Saturday, November 19, 2005

The New American 'Hissing Housing Bubble'

William H. Gross is chief investment officer at Pacific Investment Management Co. (PIMCO), the world's largest bond-fund manager, with $513 billion in assets. In an interview published in the October 26 Business Week, Gross observed: "Housing is the asset that has kept this economy going. The second-mortgage loans and the like. The homeowner taking advantage of capital gains and withdrawing equity — that’s what has kept consumption going. If housing stops, equity withdrawal ceases" -- and the consumer economy grinds to a halt.

Indications are rife that the housing market has cooled off and started to contract. Nick Godt, market analyst for The Street, noted on October 27 that the “average price of a new home … fell to $285,700 in September, from $287,500 in August.... Amid slowing sales, the supply of new homes on the market has risen sharply and is now up 20% year on year.” “No wonder price gains are slowing,” comments Ian Shepherdson, chief U.S. economist at High Frequency Economics. “Builders have over built and have to cut inventory.”

For several years, analysts have warned that the housing and mortgage markets constitute a speculative “bubble” that will be pricked when interest rates begin to climb. Between June 2004 and this November, the Fed has consistently increased interest rates to the “point where real housing prices have peaked over the past 35 years,” Gross points out. “Make no mistake about it,” he warns, “the froth in the U.S. housing market is about to lose its effervescence; the bubble is about to become less bubbly.”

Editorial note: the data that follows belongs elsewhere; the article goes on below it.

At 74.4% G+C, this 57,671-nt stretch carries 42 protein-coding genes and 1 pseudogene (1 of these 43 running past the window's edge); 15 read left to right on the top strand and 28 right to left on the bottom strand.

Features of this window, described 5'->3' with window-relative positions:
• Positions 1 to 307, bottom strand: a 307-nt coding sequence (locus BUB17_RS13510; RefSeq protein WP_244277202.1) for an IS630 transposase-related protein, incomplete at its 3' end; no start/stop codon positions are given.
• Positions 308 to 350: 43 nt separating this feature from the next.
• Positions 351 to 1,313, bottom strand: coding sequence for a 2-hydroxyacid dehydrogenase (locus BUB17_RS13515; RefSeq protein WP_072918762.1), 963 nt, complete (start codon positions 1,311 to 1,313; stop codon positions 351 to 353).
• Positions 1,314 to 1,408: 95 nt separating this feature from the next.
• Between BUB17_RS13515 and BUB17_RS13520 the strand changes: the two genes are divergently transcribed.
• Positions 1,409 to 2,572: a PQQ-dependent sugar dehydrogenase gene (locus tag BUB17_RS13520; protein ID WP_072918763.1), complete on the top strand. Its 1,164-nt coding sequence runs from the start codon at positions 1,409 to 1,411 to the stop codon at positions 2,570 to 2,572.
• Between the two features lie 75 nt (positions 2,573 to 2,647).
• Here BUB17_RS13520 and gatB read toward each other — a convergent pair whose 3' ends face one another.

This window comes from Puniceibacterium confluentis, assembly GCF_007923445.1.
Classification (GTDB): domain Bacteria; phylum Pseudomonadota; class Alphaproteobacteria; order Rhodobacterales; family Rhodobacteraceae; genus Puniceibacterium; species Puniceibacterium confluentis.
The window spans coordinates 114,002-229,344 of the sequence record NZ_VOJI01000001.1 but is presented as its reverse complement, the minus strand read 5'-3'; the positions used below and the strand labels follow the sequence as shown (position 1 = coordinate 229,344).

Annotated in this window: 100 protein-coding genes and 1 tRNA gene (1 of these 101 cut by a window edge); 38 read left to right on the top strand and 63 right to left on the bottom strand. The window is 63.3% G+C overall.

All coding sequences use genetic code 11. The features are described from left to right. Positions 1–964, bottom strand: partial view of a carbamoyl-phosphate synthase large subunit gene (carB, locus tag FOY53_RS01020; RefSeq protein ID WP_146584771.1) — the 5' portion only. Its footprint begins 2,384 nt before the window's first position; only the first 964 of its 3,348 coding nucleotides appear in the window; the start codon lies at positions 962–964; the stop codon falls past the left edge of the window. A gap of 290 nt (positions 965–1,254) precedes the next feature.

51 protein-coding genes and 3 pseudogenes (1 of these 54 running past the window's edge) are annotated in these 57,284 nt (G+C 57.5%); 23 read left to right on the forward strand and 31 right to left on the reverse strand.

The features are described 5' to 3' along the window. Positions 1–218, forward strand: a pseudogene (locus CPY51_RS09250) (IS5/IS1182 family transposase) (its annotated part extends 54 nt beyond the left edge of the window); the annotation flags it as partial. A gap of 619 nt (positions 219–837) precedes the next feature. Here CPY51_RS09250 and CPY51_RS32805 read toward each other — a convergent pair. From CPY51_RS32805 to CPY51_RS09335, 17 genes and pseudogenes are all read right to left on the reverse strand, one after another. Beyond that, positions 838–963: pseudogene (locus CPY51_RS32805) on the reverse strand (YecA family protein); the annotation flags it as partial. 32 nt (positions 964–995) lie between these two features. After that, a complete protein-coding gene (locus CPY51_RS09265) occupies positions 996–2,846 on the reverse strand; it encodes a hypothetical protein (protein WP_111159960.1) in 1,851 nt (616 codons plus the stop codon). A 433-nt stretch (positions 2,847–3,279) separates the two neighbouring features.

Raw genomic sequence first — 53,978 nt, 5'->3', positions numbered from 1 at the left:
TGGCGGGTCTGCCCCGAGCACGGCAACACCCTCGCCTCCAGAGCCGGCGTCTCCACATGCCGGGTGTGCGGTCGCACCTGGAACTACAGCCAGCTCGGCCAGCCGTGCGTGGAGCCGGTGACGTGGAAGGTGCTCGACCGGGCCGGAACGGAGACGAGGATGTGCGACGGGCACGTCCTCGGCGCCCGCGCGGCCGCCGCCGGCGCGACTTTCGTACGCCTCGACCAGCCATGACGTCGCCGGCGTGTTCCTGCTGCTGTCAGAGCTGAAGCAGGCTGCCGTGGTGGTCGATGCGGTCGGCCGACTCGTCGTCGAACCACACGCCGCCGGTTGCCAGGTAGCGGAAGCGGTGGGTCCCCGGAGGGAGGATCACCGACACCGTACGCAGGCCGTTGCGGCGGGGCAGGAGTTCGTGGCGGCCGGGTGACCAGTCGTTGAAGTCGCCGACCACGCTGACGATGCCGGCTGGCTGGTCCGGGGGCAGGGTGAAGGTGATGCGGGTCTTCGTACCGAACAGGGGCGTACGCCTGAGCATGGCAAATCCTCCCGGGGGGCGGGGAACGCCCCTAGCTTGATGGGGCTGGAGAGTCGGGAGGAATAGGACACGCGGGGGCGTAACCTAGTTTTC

Tom Barrack, generally considered one of the world’s most savvy real estate investors, is more blunt about the housing bubble. “There’s too much money chasing too few good deals, with too much debt and too few brains,” he told Fortune magazine. “That’s why I’m getting out.” Along with the impact of higher interest rates, Barrack cites a steep increase in the price of building materials and labor, with construction costs spiking 30 percent in the past nine months. “It’s the busted deals caused by construction costs that will cause a [downturn] in the market,” he concludes

Article from The New American.


  1. This comment has been removed by a blog administrator.

  2. Mr. Barrack speaks of reality- not bombastic illusions that 'everything will be coming up roses'.
    The 'newspeak' of the NAR and their legions seem to be changing their tune on a weekely basis. First there was no bubble, then prices had risen too far, and now we are in a 'balanced' market that 'will decline' very 'little. Where is the truth? Not with the NAR.